Alcoholic mixed drink, over the name origin of which there are a number of different versions. The best known derives from cockfighting, which was popular in the southern United States in the mid-19th century. The tail feathers of the inferior rooster were torn out and handed over to the owner of the winner. The victory and the trophy won were then sealed with a drink “on the cock's tail”. Later the drink was called cocktail for short. A second version dates from the US War of Independence in 1777. The innkeeper Betsy Flanagan in New England preferred to host soldiers of the rebels. One evening she mixed a drink from fruit juice and rum which she decorated with a feather. This had previously been the showpiece of a British rooster. A young French rebel officer honors the composition with the words: Vive le coq's tail! (Long live the cock tail).
A third version is based on drinks that are not mixed, but consist of different-colored liqueurs layered on top of each other (pousse cafés). This gives a picture similar to the cock tail. A fourth version is based on that whiskey and absinthe mixed drink "Sazerac", which was served in New Orleans in "Coquetiers" (French for egg cups). A cockle made it into a cocktail. A fifth version tells of a bar somewhere in the United States, which included a hollow ceramic tap. At the end of the day, the bartender poured any remaining drinks through an opening into the tap. The next day he sold the mixture at a special price by tapping it out of the tap's tail. As a result, more and more people ordered a cocktail that would soon be named this. And a sixth version says that the cocktail glass was originally garnished with a cock feather.
It is much easier than the origin of the name to understand the reasons why these mixed drinks became popular in the USA. The distilled in the 19th century spirits predominantly had a very simple (primitive) quality standard. Mostly it was high-proof, hard and very bitter tasting grain schnapps (whiskey). They were mostly drunk very young without maturation and tasted accordingly. Therefore, attempts were made to improve the taste by sweetening with honey or sugar, adding aromatic ingredients and fruits. The immigrants from many European countries brought their recipes for alcoholic beverages with them. Various mixes were experimented with in the bars and inns. Especially in the American era prohibition (1920 to 1933), the cocktails were extremely popular because the illegally produced spirits were of the cheapest quality and could only be enjoyed through the added ingredients. Over the years, countless mixed drinks have emerged, especially in the USA. In Europe, they quickly became popular after the Second World War through hotel bars and American bars.
The cocktail, which is usually served ice cold, consists of a spirit (Cynar, gin. rum. tequila. brandy. whiskey. vodka ) Wine ( champagne. sparkling wine. sherry. port wine. wormwood ), aromatic bitters or liqueurs (Angostura, Campari. Cassis, Fernet Branca, Pernod ), Pieces of fruit and fruit juices, as well as ice cubes. The ingredients are mixed in a shaker (shaking) or in a mixing glass (short mixing or stirring), strained using a strainer (to retain fruit pieces and ice cubes) and garnished in the glass after pouring (lemons, olives, cherries). A distinction is made roughly into the main groups of short drinks with a small amount of liquid and high alcohol content, as well as long drinks with through Mineral water, Juices and soft drinks with an extended amount of liquid. The latter group includes, for example Cola pint made from 50% cola and wine.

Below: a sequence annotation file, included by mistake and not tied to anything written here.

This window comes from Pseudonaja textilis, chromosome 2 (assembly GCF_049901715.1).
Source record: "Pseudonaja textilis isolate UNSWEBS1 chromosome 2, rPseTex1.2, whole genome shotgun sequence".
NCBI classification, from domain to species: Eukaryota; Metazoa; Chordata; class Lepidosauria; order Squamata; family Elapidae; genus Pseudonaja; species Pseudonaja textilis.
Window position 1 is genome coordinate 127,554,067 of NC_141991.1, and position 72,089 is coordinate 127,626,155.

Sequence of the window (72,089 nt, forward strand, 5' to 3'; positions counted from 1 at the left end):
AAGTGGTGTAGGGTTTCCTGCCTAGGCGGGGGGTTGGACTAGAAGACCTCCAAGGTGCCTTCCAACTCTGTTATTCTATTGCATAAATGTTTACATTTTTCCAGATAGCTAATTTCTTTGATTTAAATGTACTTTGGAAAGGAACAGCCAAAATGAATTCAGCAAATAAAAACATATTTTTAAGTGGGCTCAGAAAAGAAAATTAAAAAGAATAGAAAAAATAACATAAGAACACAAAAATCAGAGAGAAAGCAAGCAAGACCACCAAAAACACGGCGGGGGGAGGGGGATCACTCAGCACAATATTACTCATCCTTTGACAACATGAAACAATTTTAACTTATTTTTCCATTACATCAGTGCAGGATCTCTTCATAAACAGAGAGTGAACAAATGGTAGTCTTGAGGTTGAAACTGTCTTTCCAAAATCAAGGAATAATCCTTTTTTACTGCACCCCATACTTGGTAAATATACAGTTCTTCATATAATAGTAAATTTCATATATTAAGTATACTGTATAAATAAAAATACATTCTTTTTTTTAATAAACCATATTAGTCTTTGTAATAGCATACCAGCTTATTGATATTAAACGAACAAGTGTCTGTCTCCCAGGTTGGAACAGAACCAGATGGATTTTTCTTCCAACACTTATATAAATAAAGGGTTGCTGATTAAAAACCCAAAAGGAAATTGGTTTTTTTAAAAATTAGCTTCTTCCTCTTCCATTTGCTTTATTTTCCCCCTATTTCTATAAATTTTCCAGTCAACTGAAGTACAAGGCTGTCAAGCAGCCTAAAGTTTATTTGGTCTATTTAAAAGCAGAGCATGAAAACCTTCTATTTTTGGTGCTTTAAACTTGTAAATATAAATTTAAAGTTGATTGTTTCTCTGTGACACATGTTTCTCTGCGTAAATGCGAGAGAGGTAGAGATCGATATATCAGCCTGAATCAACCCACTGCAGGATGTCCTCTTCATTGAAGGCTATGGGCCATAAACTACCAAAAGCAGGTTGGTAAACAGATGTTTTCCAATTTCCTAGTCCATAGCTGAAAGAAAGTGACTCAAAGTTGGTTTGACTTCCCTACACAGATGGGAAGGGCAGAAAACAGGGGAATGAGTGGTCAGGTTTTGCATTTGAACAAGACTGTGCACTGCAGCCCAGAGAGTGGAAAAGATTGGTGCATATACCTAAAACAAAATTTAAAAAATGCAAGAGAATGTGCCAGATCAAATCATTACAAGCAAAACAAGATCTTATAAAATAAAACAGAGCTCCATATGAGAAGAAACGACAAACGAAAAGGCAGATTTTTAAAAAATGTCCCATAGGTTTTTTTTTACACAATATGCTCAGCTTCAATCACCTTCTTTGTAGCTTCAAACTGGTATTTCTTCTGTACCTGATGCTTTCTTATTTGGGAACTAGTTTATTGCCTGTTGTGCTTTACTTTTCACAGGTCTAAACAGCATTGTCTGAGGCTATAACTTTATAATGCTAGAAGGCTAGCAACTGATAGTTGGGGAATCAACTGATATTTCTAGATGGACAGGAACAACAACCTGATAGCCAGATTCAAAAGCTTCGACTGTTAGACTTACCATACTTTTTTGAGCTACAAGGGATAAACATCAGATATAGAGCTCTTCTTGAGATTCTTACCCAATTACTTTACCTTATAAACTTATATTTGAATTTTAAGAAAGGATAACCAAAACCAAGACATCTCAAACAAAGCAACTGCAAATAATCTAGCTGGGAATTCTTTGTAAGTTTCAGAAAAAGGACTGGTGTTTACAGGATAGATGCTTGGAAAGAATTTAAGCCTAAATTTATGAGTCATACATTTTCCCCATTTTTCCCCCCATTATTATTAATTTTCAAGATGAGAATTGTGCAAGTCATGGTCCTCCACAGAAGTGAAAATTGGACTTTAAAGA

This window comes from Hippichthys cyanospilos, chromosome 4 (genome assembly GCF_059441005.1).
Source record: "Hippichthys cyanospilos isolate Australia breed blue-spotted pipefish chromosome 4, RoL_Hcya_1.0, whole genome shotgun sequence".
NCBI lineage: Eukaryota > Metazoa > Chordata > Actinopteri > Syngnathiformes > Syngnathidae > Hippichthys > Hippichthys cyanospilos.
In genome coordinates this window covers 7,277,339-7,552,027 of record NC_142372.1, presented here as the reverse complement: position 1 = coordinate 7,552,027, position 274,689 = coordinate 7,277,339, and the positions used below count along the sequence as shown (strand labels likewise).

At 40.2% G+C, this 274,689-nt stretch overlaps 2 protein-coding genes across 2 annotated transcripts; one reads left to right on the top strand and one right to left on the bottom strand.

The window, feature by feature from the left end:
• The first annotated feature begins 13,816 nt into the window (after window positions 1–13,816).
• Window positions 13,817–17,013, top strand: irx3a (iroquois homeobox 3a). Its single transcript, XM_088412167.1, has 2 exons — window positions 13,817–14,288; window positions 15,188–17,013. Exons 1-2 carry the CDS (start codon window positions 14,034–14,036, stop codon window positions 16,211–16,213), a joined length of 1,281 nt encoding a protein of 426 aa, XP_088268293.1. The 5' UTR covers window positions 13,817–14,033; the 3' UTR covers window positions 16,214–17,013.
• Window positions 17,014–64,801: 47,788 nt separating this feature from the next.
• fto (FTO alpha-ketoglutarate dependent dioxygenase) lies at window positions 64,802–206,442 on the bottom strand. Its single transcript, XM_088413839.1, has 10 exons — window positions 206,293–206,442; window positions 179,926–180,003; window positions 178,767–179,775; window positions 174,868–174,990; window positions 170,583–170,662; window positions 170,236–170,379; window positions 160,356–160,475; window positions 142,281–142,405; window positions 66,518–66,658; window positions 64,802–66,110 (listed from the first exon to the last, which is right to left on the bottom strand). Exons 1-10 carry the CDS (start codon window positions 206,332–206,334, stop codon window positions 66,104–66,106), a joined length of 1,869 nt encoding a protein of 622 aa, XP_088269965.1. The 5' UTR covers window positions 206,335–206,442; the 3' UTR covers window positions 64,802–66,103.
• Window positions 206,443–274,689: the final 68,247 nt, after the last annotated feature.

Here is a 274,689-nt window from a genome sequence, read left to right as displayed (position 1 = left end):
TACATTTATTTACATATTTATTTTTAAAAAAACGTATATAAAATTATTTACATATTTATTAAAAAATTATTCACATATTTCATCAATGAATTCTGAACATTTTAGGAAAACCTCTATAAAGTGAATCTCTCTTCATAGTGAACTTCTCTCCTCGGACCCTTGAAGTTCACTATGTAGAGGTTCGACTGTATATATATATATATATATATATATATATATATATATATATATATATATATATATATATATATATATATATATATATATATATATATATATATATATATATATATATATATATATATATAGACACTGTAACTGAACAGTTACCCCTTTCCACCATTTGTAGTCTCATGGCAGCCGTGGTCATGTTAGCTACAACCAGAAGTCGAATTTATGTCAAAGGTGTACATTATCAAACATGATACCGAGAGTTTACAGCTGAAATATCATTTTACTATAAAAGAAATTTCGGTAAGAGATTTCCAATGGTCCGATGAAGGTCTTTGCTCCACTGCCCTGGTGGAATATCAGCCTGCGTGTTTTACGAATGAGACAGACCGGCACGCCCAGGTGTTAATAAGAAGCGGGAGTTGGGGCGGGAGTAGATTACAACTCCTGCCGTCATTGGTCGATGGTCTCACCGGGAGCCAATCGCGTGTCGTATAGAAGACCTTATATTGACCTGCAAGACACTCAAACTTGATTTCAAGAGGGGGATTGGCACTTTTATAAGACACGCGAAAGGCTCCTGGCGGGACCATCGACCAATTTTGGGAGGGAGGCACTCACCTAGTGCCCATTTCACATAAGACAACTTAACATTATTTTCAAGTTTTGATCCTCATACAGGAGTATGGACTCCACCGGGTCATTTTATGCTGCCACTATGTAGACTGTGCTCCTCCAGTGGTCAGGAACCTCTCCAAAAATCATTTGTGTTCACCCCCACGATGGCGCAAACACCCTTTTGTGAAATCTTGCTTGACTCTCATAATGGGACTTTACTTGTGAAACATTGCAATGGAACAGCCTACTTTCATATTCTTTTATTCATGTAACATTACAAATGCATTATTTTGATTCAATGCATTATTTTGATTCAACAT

There are countless variants, which are grouped as follows: punch. Champagne cocktail, Cobbler (fruit, mineral water, wine or sparkling wine), Collins (lemon juice, soda), Cooler, Crusta (glass with sugar rim), eggnogg (with milk, eggs), fizz (with soda, mineral water), flip (with egg yolk), frappé (with ice cream), mulled wine. grog (Hot drink with rum), highball (long drink with a lot of soda), hot drink (e.g. Irish coffee), pousse café (several layers on top of each other), shooter (small mixed drink served in a glass), sour (spirits and lemon juice) and Tropical drink. The best known cocktails include the Martini Cocktail who is not with the same name wormwood can be confused, as well as the Manhattan, Non-alcoholic mixed drinks are called "mocktails", which results from "cocktail" and "to mock" (imitate, pretend). A further distinction is made in certain cocktails in appetizers (before eating) and digestives (after eating).
There are various glass shapes for cocktails. As a rule, the cocktail bowl is used, a long-stemmed, curved bowl that used to be the usual one Champagne bowl (Sparkling wine) resembles. The shell has a smaller filling capacity for about 100 mg. A special shape is the funnel-shaped Martini glass, also called "Martinischale", "Martinikelch" or "Cocktailspitz". In addition, there are different forms for the individual cocktail groups or alcoholics used. For example Flûte (Champagne flute), hurricane glass, snifter. glass of punch, Sherry glass ( Catavino ) or wine glasses,